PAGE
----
T-Mobile wants to 'literally kick the ass out of AT&T and Verizon' in a year

T-Mobile wants to 'literally kick the ass out of AT&T and Verizon' in a year
As John Legere seems to be slowly taking a back seat in public appearances and on social media from his T-Mobile CEO position that will soon be deferred to current COO Mike Sievert, you might expect the "Un-carrier" to revise its marketing and communications strategy.

But at least for the foreseeable future, it doesn't look like Magenta's head honchos have any intention to shed the cheeky and combative image built around Legere's unorthodox style of communication in recent years. While Sievert and T-Mo President of Technology Neville Ray didn't go so far as to repeat Legere's favorite insult for Verizon and AT&T at a conference in Las Vegas this week, the jabs were pretty direct and the message unequivocal.

T-Mobile fully believes its 5G network will crush the competition's next-gen connectivity thanks to a coherent strategy focusing on both coverage and speed improvements for the near and distant future. But everything still hinges on a big question mark.

Verizon and AT&T have nothing on T-Mo... if the Sprint merger goes through

Although we recently caught wind of some of the contingency plans currently being devised for a no-merger scenario deemed increasingly likely by most Wall Street analysts, T-Mobile remains confident the $26.5 billion mega deal will be completed sooner or later, allowing the "Un-carrier" to combine its own low-band spectrum with Sprint's wealth of mid-band technology.

If that happens, Neville Ray is predicting the "tremendous" resulting network will "literally kick the ass out of AT&T and Verizon" this time next year. That's because Ray says he doesn't see how Big Red could "ever compete with a nationwide map" using exclusively millimeter wave technology, while Ma Bell is already several steps behind T-Mobile's existing 5G network, "chasing our tail as fast as they can to get something up on low band so they have a story to tell."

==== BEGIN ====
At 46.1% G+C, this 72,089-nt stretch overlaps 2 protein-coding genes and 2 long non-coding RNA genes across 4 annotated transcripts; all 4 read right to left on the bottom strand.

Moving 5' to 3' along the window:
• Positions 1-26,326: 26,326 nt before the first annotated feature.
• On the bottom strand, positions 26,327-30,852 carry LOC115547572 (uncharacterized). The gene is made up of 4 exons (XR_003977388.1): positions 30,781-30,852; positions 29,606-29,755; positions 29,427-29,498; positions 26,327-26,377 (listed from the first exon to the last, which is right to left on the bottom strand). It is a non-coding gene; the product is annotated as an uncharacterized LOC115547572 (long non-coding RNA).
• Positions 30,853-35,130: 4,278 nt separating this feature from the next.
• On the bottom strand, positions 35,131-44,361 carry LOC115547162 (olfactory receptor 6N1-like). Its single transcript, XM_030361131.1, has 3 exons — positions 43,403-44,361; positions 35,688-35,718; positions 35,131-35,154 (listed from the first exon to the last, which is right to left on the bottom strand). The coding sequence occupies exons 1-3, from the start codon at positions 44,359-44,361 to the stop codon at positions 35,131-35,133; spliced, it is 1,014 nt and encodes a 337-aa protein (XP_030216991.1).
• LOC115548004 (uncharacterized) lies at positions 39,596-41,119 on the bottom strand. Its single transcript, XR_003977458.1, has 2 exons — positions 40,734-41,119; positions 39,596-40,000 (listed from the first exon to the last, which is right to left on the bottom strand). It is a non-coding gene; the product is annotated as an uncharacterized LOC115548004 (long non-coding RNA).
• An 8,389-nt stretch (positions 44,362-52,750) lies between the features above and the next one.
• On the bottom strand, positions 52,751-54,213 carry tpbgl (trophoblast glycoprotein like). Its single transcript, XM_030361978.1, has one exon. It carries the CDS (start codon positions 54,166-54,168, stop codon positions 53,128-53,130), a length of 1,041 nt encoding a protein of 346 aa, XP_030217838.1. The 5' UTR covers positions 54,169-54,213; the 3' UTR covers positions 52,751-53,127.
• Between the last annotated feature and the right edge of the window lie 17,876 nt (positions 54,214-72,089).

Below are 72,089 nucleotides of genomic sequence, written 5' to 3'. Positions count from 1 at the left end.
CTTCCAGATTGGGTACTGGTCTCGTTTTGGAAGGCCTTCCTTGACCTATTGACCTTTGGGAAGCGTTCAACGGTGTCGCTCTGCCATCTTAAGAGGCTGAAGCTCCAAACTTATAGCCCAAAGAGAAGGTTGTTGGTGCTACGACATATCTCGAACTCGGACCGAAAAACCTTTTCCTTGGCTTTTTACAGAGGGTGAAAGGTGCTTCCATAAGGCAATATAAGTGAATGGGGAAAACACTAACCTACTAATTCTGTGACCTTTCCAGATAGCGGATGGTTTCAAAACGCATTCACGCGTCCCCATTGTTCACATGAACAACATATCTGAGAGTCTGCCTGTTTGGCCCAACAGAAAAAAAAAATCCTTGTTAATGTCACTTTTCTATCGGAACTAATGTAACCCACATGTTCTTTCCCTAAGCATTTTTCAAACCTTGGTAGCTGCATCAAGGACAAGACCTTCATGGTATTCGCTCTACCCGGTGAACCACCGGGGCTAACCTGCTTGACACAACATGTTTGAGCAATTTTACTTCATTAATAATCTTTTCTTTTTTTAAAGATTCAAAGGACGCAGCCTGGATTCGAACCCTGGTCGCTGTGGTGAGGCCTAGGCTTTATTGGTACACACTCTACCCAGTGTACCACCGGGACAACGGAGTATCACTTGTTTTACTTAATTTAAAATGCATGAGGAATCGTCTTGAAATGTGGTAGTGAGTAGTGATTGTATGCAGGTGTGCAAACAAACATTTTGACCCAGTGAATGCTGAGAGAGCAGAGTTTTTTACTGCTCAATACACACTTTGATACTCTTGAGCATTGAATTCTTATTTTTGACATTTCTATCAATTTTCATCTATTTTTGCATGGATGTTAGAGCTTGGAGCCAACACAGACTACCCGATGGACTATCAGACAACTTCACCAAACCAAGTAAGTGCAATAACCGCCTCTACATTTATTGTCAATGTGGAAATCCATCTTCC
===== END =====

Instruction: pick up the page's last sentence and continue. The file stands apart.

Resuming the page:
At least as far as AT&T's recent 5G deployments are concerned, it's definitely hard to argue with what Ray is saying. From a spectrum standpoint, the two networks are pretty similar right now, relying on low band technology to penetrate walls and cover a lot of ground. But so far, AT&T has only been able to cover the ground of 19 cities, while T-Mo flipped its 5G switch nationwide last month, offering access to higher download speeds and lower latency for "more than 200 million people" coast to coast.

Verizon refuses to cut corners in pursuit of a "fundamental game changer"

Big Red's executives generally like to keep their statements on such matters as tactful as possible, rarely naming names or directly pointing the finger at specific rivals when discussing the "industry's" shortcomings. Ronan Dunne, the Executive Vice President and CEO of Verizon's Consumer division, didn't make an exception to that rule in an earlier talk at the same Vegas event.


Dunne reiterated his company's position that "real 5G" needs to be a "fundamental game changer", providing substantial differentiation in terms of speed and capacity from what 4G LTE currently offers. While certain unnamed competitors are "scrambling" to use inferior 5G technology to make up for the fact that they either don't have satisfactory coverage or capacity in their 4G LTE networks, according to Dunne, Verizon purportedly "serves the entire country" with 4G LTE speeds that in "most cases are higher than the available DSL offering for customers."

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Most notably, Dunne pointed out that Verizon could very well do what "others have been doing in recent weeks", opting to focus on the massive upgrades mmWave technology can provide on a smaller scale rather than trying to modestly improve its already impressive LTE download speeds "nationwide." It remains to be seen whether or not this strategy will prove effective and successful in the long run, especially if T-Mobile and Sprint do manage to join forces ultimately and put their grand plan of combining low and mid-band 5G spectrum into action.

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